And you should definitely get me or something to edit these things before they are published. What a quandRy
I *should* have someone or something do it, because I don’t.
But “quandary” is spelled with an “a” and I would bet any position I have here on it.
I think it is better to have the “water” style than the “rock” style. It wins more and is more persuasive.
Again, it’s personal preference for every debater and every judge. My personal style waivers from both sides, but with speaker points I do find that “water” is more likable, but winning is definitely not exclusive to one or the other, at least in my experience.
But like I said, find the balance between both and you’re golden.
Drew hits the nail on the head here; you need to find a balance. I’ve had the chance to observe a huge variety of different speakers, and the ones that do the best are almost always the ones that are both highly structured and fluid.
The biggest problem with a pure-water style is flowing: it’s just really difficult to pick out the individual points and write them down. If the judge is wavering on a key issue, and has to review it on their flow, four times out of five they’ll wind up siding with whoever was easiest to write down.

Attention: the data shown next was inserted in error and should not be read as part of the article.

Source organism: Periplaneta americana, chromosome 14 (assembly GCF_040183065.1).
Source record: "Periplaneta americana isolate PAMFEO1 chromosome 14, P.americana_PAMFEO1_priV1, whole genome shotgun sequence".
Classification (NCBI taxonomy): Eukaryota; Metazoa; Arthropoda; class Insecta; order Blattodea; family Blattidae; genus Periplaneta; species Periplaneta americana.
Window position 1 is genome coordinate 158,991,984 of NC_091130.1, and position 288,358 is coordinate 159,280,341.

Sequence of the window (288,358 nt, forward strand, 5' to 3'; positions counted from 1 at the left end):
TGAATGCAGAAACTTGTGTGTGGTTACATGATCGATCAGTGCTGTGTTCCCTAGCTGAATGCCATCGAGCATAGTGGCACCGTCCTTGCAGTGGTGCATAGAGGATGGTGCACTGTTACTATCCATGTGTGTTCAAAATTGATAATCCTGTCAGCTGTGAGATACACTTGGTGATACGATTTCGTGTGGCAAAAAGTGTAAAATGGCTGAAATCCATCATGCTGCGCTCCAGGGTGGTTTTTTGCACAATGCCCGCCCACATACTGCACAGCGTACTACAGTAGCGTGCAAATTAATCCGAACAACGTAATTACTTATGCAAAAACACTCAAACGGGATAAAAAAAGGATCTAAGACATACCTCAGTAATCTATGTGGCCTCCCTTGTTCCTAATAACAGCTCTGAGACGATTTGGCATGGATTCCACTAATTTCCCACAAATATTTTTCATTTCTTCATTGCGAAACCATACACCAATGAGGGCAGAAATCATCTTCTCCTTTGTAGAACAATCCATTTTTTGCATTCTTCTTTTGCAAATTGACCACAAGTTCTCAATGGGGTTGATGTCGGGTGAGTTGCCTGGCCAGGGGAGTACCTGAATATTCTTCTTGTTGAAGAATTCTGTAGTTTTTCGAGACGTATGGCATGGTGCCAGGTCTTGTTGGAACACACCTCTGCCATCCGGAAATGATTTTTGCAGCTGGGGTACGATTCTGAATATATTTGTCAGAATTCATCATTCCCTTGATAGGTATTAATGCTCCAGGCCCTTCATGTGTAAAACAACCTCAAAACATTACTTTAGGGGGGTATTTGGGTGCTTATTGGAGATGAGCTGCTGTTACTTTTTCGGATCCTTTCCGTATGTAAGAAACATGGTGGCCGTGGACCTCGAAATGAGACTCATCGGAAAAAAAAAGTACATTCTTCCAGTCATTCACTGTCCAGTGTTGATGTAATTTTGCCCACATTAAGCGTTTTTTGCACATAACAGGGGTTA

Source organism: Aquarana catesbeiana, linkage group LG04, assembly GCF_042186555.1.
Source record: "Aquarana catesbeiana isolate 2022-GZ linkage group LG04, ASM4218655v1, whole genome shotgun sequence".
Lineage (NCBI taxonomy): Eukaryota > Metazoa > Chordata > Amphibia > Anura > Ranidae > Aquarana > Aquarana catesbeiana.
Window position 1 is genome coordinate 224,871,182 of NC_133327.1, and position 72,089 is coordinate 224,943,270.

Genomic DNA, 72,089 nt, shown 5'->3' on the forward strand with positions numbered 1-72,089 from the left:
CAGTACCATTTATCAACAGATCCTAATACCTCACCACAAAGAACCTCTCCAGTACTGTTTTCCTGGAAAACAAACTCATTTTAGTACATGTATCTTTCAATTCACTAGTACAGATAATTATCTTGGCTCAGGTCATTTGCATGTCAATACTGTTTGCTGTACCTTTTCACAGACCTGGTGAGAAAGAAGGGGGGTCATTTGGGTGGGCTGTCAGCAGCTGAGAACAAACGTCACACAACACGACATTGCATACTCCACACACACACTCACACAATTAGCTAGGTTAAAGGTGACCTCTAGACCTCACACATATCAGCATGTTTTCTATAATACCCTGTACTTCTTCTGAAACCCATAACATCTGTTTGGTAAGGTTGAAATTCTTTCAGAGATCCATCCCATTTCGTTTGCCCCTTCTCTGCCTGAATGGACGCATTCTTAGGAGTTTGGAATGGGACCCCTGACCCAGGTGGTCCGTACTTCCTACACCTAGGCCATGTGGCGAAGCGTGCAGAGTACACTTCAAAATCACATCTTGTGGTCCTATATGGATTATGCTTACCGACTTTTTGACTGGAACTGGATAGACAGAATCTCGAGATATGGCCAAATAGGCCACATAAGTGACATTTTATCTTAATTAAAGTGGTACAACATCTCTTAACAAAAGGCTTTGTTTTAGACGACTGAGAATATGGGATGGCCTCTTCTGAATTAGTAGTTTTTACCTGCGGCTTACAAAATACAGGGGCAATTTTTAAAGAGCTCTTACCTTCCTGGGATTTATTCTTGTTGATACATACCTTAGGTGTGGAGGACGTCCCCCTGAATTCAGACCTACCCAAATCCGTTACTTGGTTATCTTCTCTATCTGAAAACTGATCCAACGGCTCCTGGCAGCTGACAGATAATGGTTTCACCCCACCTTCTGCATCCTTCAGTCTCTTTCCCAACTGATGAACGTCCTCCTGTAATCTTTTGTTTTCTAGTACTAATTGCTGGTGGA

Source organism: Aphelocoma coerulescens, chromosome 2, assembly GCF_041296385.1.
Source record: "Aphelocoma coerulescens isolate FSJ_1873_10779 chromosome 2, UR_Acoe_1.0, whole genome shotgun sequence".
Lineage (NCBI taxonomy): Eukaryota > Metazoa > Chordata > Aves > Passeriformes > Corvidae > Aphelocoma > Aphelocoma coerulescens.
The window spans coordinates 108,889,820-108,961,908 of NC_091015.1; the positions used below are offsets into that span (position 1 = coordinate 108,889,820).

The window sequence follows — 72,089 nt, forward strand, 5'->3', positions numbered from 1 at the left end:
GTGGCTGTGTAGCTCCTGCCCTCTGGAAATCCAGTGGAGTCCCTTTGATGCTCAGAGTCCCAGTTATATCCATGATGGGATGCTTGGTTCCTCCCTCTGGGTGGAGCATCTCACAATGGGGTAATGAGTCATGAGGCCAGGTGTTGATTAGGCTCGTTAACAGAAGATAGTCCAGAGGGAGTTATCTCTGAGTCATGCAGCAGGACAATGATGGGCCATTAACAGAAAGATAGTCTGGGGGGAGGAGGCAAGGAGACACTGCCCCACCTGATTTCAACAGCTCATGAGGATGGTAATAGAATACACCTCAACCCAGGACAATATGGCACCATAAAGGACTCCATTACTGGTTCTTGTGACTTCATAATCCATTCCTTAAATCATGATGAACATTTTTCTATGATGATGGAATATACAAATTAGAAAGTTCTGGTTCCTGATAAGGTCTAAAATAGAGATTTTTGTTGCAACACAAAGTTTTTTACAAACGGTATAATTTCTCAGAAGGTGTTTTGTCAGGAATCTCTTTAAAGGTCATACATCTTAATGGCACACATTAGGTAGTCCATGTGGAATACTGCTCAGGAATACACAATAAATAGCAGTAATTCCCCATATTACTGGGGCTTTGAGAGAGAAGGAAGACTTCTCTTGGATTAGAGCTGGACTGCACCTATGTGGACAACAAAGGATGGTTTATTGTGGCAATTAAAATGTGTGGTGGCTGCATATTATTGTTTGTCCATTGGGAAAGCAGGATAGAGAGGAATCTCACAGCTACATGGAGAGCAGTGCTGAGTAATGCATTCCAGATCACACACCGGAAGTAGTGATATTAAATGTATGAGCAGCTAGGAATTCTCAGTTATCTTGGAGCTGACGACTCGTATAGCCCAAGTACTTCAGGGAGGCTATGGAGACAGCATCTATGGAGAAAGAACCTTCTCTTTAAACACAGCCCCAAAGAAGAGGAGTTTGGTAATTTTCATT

So be persuasive and engaging, but be persuasive and engaging within a structured framework, and make sure to throw in lots of “ninja tags”, like Drew said.
One point I would disagree with partly: “Don’t subpoint things.” That’s a bit overly simplistic. You shouldn’t be saying “Point E”, but you should be indicating which response you’re on in some way, or at least that you’ve moved on to a new point. My preferred way is something like, “There are a couple of problems with this. First, the…. Second…” etc. This still sounds natural, but it’s also easy to follow structurally.
Thanks for the comments, Daniel!
I guess an appropriate revision that would accurately represent what I mean is to say “don’t SAY you’re using subpoints.”